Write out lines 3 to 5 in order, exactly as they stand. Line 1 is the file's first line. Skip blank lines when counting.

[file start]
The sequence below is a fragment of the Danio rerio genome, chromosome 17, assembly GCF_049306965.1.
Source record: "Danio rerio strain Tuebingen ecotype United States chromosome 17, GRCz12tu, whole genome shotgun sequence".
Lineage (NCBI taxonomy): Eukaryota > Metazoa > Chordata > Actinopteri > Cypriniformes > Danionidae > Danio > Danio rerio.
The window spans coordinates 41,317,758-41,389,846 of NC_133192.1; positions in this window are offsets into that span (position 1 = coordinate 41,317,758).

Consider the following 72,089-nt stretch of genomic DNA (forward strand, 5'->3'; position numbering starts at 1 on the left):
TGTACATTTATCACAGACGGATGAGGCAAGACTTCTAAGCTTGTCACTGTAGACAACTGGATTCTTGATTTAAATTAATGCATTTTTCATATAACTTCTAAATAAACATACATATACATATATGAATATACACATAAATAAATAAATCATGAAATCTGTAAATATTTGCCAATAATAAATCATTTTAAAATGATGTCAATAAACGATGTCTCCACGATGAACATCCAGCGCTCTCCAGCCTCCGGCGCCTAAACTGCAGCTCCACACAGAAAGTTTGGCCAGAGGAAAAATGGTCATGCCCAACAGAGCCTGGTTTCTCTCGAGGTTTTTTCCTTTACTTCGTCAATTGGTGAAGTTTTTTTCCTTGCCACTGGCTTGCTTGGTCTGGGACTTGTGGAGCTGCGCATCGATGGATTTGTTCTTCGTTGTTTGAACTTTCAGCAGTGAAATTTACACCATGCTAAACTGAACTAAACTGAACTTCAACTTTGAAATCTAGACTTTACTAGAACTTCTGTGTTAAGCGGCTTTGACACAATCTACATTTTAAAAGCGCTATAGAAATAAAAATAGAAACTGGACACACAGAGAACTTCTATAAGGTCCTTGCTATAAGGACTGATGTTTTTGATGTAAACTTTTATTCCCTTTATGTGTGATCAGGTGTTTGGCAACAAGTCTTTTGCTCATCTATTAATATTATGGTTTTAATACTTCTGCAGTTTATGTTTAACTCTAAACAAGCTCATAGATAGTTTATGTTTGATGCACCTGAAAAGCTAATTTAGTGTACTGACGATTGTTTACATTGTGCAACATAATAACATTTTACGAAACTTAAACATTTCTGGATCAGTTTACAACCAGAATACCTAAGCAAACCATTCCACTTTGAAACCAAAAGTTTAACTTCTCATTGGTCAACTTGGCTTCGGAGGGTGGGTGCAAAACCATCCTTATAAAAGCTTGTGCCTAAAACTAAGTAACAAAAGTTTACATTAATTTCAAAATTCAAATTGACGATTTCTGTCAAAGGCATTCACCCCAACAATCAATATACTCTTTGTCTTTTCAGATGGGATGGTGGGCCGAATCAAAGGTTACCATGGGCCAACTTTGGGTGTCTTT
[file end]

Lineage (NCBI taxonomy): Eukaryota > Metazoa > Chordata > Actinopteri > Cypriniformes > Danionidae > Danio > Danio rerio.
The window spans coordinates 41,317,758-41,389,846 of NC_133192.1; positions in this window are offsets into that span (position 1 = coordinate 41,317,758).

Consider the following 72,089-nt stretch of genomic DNA (forward strand, 5'->3'; position numbering starts at 1 on the left):